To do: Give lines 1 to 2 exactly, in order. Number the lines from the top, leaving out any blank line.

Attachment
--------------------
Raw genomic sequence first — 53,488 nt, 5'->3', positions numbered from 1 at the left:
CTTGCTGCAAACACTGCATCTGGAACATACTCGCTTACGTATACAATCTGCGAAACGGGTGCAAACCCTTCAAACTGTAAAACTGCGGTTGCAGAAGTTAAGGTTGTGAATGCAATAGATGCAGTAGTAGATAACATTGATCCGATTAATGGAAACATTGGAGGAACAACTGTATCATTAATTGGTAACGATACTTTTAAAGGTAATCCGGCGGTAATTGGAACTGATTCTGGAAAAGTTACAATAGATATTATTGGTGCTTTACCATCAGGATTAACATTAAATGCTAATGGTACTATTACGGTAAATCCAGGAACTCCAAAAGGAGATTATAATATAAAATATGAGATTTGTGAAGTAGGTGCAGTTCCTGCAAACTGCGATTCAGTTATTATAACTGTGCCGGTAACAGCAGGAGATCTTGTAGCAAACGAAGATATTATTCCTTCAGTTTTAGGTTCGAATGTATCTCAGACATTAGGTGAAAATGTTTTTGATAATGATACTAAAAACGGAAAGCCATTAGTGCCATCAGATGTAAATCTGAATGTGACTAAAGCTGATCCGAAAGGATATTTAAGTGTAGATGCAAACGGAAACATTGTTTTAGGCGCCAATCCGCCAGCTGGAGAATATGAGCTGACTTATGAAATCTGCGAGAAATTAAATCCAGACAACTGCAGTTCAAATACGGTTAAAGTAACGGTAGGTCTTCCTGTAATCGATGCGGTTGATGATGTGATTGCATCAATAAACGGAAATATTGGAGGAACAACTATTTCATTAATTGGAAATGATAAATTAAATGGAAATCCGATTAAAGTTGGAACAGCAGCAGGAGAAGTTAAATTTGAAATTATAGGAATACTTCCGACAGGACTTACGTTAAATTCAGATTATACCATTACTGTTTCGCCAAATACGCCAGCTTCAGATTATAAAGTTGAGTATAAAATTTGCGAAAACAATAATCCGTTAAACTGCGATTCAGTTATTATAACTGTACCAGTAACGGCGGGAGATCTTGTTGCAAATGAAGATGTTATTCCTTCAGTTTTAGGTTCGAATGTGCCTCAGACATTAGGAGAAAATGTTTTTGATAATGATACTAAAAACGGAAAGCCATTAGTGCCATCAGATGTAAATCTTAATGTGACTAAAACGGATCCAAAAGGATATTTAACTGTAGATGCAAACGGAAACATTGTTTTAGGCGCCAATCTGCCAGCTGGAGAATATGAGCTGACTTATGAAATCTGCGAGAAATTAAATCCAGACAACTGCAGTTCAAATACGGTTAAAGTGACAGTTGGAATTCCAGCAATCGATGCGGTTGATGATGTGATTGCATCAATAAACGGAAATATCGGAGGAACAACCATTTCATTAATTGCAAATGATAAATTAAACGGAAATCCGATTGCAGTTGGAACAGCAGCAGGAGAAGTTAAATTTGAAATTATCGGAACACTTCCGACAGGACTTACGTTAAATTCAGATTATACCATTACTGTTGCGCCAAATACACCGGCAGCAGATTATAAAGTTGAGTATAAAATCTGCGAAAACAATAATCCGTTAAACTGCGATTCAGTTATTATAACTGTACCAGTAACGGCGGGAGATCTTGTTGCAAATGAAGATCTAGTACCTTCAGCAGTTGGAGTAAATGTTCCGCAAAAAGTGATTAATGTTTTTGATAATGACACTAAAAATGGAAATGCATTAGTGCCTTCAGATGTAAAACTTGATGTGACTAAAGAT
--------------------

Raw genomic sequence first — 53,488 nt, 5'->3', positions numbered from 1 at the left:
CTTGCTGCAAACACTGCATCTGGAACATACTCGCTTACGTATACAATCTGCGAAACGGGTGCAAACCCTTCAAACTGTAAAACTGCGGTTGCAGAAGTTAAGGTTGTGAATGCAATAGATGCAGTAGTAGATAACATTGATCCGATTAATGGAAACATTGGAGGAACAACTGTATCATTAATTGGTAACGATACTTTTAAAGGTAATCCGGCGGTAATTGGAACTGATTCTGGAAAAGTTACAATAGATATTATTGGTGCTTTACCATCAGGATTAACATTAAATGCTAATGGTACTATTACGGTAAATCCAGGAACTCCAAAAGGAGATTATAATATAAAATATGAGATTTGTGAAGTAGGTGCAGTTCCTGCAAACTGCGATTCAGTTATTATAACTGTGCCGGTAACAGCAGGAGATCTTGTAGCAAACGAAGATATTATTCCTTCAGTTTTAGGTTCGAATGTATCTCAGACATTAGGTGAAAATGTTTTTGATAATGATACTAAAAACGGAAAGCCATTAGTGCCATCAGATGTAAATCTGAATGTGACTAAAGCTGATCCGAAAGGATATTTAAGTGTAGATGCAAACGGAAACATTGTTTTAGGCGCCAATCCGCCAGCTGGAGAATATGAGCTGACTTATGAAATCTGCGAGAAATTAAATCCAGACAACTGCAGTTCAAATACGGTTAAAGTAACGGTAGGTCTTCCTGTAATCGATGCGGTTGATGATGTGATTGCATCAATAAACGGAAATATTGGAGGAACAACTATTTCATTAATTGGAAATGATAAATTAAATGGAAATCCGATTAAAGTTGGAACAGCAGCAGGAGAAGTTAAATTTGAAATTATAGGAATACTTCCGACAGGACTTACGTTAAATTCAGATTATACCATTACTGTTTCGCCAAATACGCCAGCTTCAGATTATAAAGTTGAGTATAAAATTTGCGAAAACAATAATCCGTTAAACTGCGATTCAGTTATTATAACTGTACCAGTAACGGCGGGAGATCTTGTTGCAAATGAAGATGTTATTCCTTCAGTTTTAGGTTCGAATGTGCCTCAGACATTAGGAGAAAATGTTTTTGATAATGATACTAAAAACGGAAAGCCATTAGTGCCATCAGATGTAAATCTTAATGTGACTAAAACGGATCCAAAAGGATATTTAACTGTAGATGCAAACGGAAACATTGTTTTAGGCGCCAATCTGCCAGCTGGAGAATATGAGCTGACTTATGAAATCTGCGAGAAATTAAATCCAGACAACTGCAGTTCAAATACGGTTAAAGTGACAGTTGGAATTCCAGCAATCGATGCGGTTGATGATGTGATTGCATCAATAAACGGAAATATCGGAGGAACAACCATTTCATTAATTGCAAATGATAAATTAAACGGAAATCCGATTGCAGTTGGAACAGCAGCAGGAGAAGTTAAATTTGAAATTATCGGAACACTTCCGACAGGACTTACGTTAAATTCAGATTATACCATTACTGTTGCGCCAAATACACCGGCAGCAGATTATAAAGTTGAGTATAAAATCTGCGAAAACAATAATCCGTTAAACTGCGATTCAGTTATTATAACTGTACCAGTAACGGCGGGAGATCTTGTTGCAAATGAAGATCTAGTACCTTCAGCAGTTGGAGTAAATGTTCCGCAAAAAGTGATTAATGTTTTTGATAATGACACTAAAAATGGAAATGCATTAGTGCCTTCAGATGTAAAACTTGATGTGACTAAAGAT